Rite Aid To Close 200 Stores, Sell Units

January 08, 1994|By Ross Hetrick | Ross Hetrick,Staff Writer

Rite Aid Corp., the dominant drugstore chain in Maryland, yesterday said it will close 200 stores and sell four subsidiaries, including Encore Books.

The nation's largest drugstore chain, based in Camp Hill, Pa., also said it will repurchase 22 million shares of its own stock -- about a quarter of the outstanding shares.

The company operates 2,680 Rite Aids in 23 states, including 188 in Maryland.

Encore Books has 103 stores in six states, including 13 in Maryland. It had planned to open a "superstore" in Pikesville in the fall. Company spokeswoman Suzanne Mead said it was not certain how yesterday's announcement will affect the proposed Pikesville store.

In addition to Encore Books, the company plans to sell ADAP, an auto parts retailer with 95 stores; Concord Custom Cleaners, a dry cleaning chain with 170 outlets; and Sera Tec Biologicals, which has 33 plasma collection centers.

None of those subsidiaries has Maryland operations, said Lauren G. Davis, a company spokeswoman.

The company is taking the action to refocus its efforts on its core drugstore business, Ms. Mead said. "The subsidiaries were requiring increasing amounts of resources to develop."

The store closings and the sale of the subsidiaries are expected to happen in the next six months, Ms. Mead said.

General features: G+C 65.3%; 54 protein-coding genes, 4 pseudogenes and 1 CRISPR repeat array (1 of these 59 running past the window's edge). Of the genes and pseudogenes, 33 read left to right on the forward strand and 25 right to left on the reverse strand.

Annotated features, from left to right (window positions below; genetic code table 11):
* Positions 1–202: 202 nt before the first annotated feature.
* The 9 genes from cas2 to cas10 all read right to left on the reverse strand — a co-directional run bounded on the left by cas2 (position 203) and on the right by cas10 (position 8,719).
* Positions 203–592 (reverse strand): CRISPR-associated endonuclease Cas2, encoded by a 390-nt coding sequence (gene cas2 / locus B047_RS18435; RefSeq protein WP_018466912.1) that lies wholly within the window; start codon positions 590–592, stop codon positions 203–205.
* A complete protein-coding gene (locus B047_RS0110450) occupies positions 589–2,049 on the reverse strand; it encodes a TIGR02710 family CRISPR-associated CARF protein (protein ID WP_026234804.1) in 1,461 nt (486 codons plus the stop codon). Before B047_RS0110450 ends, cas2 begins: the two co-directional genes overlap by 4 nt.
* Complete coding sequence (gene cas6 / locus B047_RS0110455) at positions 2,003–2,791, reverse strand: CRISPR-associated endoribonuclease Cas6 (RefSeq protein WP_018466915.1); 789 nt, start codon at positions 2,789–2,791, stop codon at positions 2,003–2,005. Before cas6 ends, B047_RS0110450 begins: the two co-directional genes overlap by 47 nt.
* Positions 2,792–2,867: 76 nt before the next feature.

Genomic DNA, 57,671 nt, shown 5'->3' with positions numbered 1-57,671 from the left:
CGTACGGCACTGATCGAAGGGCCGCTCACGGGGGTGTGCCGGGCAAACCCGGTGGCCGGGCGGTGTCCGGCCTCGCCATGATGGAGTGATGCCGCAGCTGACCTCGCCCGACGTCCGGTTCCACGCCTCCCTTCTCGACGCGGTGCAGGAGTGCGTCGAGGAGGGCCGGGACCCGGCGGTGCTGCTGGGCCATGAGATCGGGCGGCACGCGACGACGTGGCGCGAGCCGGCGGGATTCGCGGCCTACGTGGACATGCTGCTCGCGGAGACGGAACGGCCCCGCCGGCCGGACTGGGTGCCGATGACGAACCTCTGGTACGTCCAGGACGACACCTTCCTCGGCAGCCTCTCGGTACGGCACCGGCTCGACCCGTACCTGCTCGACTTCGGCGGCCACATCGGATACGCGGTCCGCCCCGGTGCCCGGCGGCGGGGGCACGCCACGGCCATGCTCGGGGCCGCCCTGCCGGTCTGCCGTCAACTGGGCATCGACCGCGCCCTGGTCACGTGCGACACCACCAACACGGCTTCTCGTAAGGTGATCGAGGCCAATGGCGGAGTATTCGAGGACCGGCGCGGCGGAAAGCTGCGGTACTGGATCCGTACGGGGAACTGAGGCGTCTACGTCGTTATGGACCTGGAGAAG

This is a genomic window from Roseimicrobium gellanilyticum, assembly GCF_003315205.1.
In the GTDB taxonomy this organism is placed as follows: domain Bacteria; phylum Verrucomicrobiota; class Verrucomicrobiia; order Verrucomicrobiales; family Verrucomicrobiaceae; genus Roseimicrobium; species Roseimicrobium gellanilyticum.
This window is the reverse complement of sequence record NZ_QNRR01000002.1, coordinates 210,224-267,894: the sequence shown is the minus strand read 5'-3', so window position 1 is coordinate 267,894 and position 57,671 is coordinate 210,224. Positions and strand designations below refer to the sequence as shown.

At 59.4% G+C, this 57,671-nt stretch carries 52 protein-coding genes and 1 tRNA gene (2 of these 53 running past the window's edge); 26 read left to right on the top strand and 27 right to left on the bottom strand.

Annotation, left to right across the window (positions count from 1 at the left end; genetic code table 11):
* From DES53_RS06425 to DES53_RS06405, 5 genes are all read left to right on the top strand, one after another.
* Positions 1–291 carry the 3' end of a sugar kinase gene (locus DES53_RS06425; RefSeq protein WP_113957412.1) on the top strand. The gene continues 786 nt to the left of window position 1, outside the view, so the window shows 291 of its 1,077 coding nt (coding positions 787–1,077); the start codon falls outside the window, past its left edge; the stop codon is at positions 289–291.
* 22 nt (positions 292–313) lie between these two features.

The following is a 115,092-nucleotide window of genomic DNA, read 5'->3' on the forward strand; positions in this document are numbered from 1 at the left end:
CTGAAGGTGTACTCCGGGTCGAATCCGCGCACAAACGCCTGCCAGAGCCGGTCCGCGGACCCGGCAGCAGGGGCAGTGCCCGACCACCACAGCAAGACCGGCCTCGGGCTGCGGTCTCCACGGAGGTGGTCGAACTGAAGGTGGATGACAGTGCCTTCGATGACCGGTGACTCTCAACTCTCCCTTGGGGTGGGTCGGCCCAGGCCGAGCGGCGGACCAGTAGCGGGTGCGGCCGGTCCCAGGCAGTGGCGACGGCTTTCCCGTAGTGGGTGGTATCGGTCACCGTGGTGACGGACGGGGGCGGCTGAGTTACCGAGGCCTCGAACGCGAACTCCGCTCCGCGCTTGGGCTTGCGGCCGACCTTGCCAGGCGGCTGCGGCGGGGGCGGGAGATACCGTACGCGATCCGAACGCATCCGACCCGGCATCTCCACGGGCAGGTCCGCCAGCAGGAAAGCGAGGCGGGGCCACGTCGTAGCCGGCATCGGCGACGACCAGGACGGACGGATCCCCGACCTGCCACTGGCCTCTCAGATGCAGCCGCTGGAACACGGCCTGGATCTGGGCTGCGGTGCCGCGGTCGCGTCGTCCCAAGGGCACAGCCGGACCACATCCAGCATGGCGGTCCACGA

The company will take an after-tax charge of $25.6 million for the anticipated loss on the sale of the nondrugstore subsidiaries. The company also will take a $149.2 million write-off for the closing of the 200 stores and the elimination of other assets.

The stock repurchase, to be done through a "Dutch auction," will start on Monday, and the repurchase price will range from $16 to $18.50 a share, the company said.

The stock market reacted favorably, pushing up the stock by $1.50 a share, or 8.8 percent, to close at $18.625 a share.

"I think its a positive move for the company," said Michael L. Mead, a regional stock analyst for Legg Mason Inc., a Baltimore stock brokerage.

Calling them a "shot in the arm," he said the moves will help revitalize the company while shedding subsidiaries that contribute only 5 percent to 6 percent of sales.

The company, which has been consistently profitable, has not been doing badly, Mr. Mead said. But the annual rate of sales growth at comparable stores has slipped from about 6 percent or 7 percent a few years ago to about 3 percent recently.

In the fiscal third quarter, which ended Nov. 27, Rite Aid's net income dropped 12.8 percent, to $23 million, or 26 cents a share, compared with $26.4 million, or 30 cents a share, a year earlier. Sales rose to $1.1 billion from $1 billion.

In the fiscal year that ended Feb. 27, the company had sales of $4.1 billion and a net income of $32.4 million, or $1.51 a share.

The company, which would not identify the stores to be closed, will try to absorb affected workers into other drugstores, Ms. Davis said. The company employs 31,000.

Rite Aid has retained Donaldson, Lufkin & Jenrette Securities Corp. to sell the four businesses and act as the dealer manager for the stock repurchase.

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